In polycystic ovarian syndrome (PCOS) the ovaries do not respond appropriately to hormonal cues from the brain (the pituitary gland to be precise), resulting in the formation of cysts in the ovaries.

These cysts are actually unsuccessfully ovulated follicles – in normal ovulation the follicle ruptures and releases an egg. But in PCOS the follicle continues to grow and becomes a cyst.

Because the follicle does not release the egg, and continues to grow, it also continues to release hormones – mostly estrogen and testosterone. And it is this hormonal havoc that can lead to hair loss.

Testosterone and Hair Loss

High levels of testosterone are known to contribute to hair loss, and women with PCOS often have elevated levels of testosterone and other androgens (including dihydrotestosterone – a super powerful form of testosterone).

The testosterone can bind to receptors in the scalp hair follicles, stimulating hair loss in a male pattern – typically hair is lost at the front of the hair line, and at the very top of the head. It’s usually in a diffuse pattern – meaning the hair falls out all over rather than in patches.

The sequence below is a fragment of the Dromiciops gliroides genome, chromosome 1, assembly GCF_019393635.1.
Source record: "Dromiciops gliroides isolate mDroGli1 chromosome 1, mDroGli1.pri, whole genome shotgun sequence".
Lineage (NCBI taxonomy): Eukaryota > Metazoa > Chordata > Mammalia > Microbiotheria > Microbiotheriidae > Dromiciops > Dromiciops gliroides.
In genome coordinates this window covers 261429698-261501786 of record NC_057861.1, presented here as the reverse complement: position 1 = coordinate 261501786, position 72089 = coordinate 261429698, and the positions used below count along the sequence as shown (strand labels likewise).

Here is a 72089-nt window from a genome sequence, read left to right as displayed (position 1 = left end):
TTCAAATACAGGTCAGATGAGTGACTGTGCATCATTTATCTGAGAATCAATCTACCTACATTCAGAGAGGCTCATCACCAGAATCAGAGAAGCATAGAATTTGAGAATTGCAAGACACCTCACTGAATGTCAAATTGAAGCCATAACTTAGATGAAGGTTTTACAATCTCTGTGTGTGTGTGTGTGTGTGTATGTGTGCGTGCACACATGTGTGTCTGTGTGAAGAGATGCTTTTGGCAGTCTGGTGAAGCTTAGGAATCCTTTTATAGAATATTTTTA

The low progesterone that occurs in PCOS (progesterone is only produced after ovulation – no ovulation, no progesterone) also binds to those same hormone receptors in the hair follicle – preventing hair loss from occurring. So the balance of high (or even normal) testosterone and little to no progesterone causes the hair loss we see in PCOS.

Treating PCOS Hair Loss

The goal of treatment in hair loss associated with PCOS is to get you ovulating again. The balance of hormones in a healthy menstrual cycle should prevent hair loss from occurring. In the early stages of treatment we may also use treatments like saw palmetto, spearmint, berberine or inositol to decrease the testosterone levels.

As with all treatments for hair loss, the benefits take time to become apparent. The life cycle of the hair is three months – any hairs that have already been triggered by testosterone to fall out will do so for the first few months. So don’t give up on your treatment if you don’t see a benefit right away. The work you do now will benefit future you.

If you have any questions about your hair loss – whether it is associated with PCOS or any other condition, book a free 15 minute consultation so we can talk.

Disclaimer